Students & Early Career

Current Students & Early Career

Kim Drouin
Duke University
Postdoc
Advisor: Susan Lozier

My current research focuses on understanding the surface pathways that contribute to the overturning circulation of the North Atlantic as well as identifying changes in and drivers of the spatial pattern of the Atlantic Multidecadal Variability.

Neil Fraser
SAMS
Postdoc

I started working on the OSNAP project in January 2018. I use a combination of moorings, gliders and numerical model output to estimate the transport in the eastern sub-polar North Atlantic. I also use inverse methods to study the large-scale North Atlantic circulation as well as decadal trends in temperature and salinity.

Yao Fu
Georgia Tech Institute
Research Scientist
Advisor: Susan Lozier

I am a physical oceanographer who is interested in large-scale ocean circulation and its role in the climate system. My current researches focus on understanding the overturning circulation in the subpolar North Atlantic (OSNAP) using observational data as well as the shallow overturning cells in the subtropical Atlantic (Subtropical cells) based on climate models.

Sudip Majumder
Georgia Tech Institute
Research Scientist
Advisor: Susan Lozier

I am a Research Scientist at Earth and Atmospheric Sciences (EAS) at Georgia Tech. My current research focuses on optimizing the OSNAP array using observing system simulation experiments, and also investigates the linkage between water mass transformation and AMOC variability in the Subpolar North Atlantic Ocean.

Nora Fried
NIOZ Royal Netherlands Institute for Sea Research & Utrecht
Graduate Student
Advisor: Femke de Jong

My project focuses on the Irminger Current which is responsible for the northward transport of heat and freshwater into the Irminger Basin. I will analyze the Irminger Currents variability on sub-seasonal to interannual time scales. The goal of the project is to identify causes for the Irminger Currents variability and its contribution to the Atlantic Meridional Overturning Circulation. I will mainly focus on mooring data from five deep-reaching moorings combined with hydrographic section and altimetry data. 

Patricia Handmann
GEOMAR
Postdoc
Advisor: Arne Biastoch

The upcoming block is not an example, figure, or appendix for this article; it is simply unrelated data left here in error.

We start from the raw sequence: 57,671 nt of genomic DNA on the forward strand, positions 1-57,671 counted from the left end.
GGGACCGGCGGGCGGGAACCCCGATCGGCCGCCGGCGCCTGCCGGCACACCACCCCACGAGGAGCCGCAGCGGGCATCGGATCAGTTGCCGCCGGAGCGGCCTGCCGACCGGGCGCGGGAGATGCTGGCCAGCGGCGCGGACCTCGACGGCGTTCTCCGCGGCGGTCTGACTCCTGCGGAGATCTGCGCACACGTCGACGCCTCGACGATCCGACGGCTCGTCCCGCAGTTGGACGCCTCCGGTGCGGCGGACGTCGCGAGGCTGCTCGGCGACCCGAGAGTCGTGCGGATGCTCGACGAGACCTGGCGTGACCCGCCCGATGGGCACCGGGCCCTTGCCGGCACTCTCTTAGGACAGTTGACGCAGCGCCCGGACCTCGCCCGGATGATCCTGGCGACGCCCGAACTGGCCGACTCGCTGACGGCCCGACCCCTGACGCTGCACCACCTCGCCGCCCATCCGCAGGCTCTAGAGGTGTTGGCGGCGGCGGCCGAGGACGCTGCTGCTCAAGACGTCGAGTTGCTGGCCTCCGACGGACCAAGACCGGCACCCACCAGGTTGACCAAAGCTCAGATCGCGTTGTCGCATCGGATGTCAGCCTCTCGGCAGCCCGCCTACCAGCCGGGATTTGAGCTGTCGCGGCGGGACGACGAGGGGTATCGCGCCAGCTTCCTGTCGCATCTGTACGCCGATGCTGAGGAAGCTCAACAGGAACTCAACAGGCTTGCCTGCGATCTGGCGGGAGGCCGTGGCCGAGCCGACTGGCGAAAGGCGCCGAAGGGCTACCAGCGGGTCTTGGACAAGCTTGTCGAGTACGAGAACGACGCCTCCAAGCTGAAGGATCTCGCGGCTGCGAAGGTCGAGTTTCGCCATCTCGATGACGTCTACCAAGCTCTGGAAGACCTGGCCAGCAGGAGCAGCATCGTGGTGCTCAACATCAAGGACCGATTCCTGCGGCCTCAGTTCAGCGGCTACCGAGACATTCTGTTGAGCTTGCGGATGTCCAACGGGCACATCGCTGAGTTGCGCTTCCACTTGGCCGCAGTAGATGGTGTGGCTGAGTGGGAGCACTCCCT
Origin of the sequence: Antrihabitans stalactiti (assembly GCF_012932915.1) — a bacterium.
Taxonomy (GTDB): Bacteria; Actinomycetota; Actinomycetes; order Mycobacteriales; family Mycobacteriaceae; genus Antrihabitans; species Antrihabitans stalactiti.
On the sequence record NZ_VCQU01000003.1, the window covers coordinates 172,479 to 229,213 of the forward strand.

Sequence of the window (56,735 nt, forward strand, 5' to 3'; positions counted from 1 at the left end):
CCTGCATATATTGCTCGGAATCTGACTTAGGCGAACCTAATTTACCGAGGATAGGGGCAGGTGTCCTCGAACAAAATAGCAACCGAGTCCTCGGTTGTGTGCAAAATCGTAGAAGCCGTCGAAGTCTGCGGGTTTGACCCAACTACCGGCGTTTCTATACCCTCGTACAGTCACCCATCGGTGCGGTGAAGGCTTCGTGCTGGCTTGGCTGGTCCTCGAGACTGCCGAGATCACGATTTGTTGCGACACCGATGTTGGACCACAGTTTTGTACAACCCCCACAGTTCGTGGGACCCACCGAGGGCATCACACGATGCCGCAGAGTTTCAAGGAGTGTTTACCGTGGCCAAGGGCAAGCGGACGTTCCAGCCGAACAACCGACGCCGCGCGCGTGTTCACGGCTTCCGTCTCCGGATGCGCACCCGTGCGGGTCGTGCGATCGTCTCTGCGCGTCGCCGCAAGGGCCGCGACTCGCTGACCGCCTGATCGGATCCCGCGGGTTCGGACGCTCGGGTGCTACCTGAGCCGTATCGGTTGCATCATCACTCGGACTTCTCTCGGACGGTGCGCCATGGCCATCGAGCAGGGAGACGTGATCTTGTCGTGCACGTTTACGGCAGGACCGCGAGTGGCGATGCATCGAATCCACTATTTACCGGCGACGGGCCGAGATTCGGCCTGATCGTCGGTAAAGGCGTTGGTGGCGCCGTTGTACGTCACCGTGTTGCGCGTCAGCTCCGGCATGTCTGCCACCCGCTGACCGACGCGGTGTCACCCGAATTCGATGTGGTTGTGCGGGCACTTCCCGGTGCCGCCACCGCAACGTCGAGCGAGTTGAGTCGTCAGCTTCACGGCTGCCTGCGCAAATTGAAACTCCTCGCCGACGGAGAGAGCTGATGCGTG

I am currently working on the interaction between the Labrador and Irminger Sea. I am majorly working with ocean models but I use OSNAP based data sets to verify them. My goal is to pinpoint the differences and similarities of the two basins.

Greg Koman
WHOI
Postdoc
Advisor: Amy Bower

My postdoc research is on the deep western boundary current off Cape Farewell, Greenland (GDWBC). I am updating 6 years of observations of the GDWBC and will determine the source waters of the GDWBC through upstream water mass analysis using other sections of the OSNAP array and Argo data. 

ice pieces in water

Juliana M. Marson
University of Manitoba
Assistant Professor

My research focus lies on the polar oceans, their interactions with the cryosphere and climate. In particular, I use numerical models to understand how warming and increasing freshwater input to the polar and subpolar oceans (especially from melting land ice) can change their physical and biogeochemical characteristics. I am also fascinated by icebergs, their role in ocean dynamics and primary productivity, their patterns of drift, and how they can affect marine transportation and other offshore activities. I have specialized in iceberg modelling in the past few years and part of my scientific efforts are dedicated to improving the numerical representation of icebergs so we can better predict their environmental impacts and trajectories.

Astrid Pacini
WHOI
Postdoc
Advisor: Bob Pickart

My research focuses on the structure, variability, and dynamics of the West Greenland boundary current system. I am especially interested in how the mean circulation and smaller-scale variability transport heat and freshwater. Currently, I am investigating the role of wind-forcing at the West Greenland shelf and shelf break. The goal is to understand the role of this synoptic-scale forcing on the exchange of properties to the interior Labrador Sea, and how these fluxes influence convection in the interior basin.

Aleksandr Fedorov
Royal Netherlands Institute for Sea Research (NIOZ)-OCS department; Utrecht University – IMAU
Graduate Student
Advisor: Femke de Jong